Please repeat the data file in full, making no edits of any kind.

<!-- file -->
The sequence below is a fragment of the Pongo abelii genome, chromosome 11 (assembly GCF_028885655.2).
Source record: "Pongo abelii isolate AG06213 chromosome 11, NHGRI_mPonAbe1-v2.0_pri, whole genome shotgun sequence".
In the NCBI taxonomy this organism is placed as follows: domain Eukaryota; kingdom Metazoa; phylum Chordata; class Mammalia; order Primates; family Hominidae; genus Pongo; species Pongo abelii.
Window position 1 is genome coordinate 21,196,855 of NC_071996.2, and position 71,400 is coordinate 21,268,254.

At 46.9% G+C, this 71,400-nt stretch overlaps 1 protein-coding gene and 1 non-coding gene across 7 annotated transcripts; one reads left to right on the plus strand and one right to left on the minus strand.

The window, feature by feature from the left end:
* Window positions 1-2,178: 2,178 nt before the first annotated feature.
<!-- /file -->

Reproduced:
The sequence below is a fragment of the Pongo abelii genome, chromosome 11 (assembly GCF_028885655.2).
Source record: "Pongo abelii isolate AG06213 chromosome 11, NHGRI_mPonAbe1-v2.0_pri, whole genome shotgun sequence".
In the NCBI taxonomy this organism is placed as follows: domain Eukaryota; kingdom Metazoa; phylum Chordata; class Mammalia; order Primates; family Hominidae; genus Pongo; species Pongo abelii.
Window position 1 is genome coordinate 21,196,855 of NC_071996.2, and position 71,400 is coordinate 21,268,254.

At 46.9% G+C, this 71,400-nt stretch overlaps 1 protein-coding gene and 1 non-coding gene across 7 annotated transcripts; one reads left to right on the plus strand and one right to left on the minus strand.

The window, feature by feature from the left end:
* Window positions 1-2,178: 2,178 nt before the first annotated feature.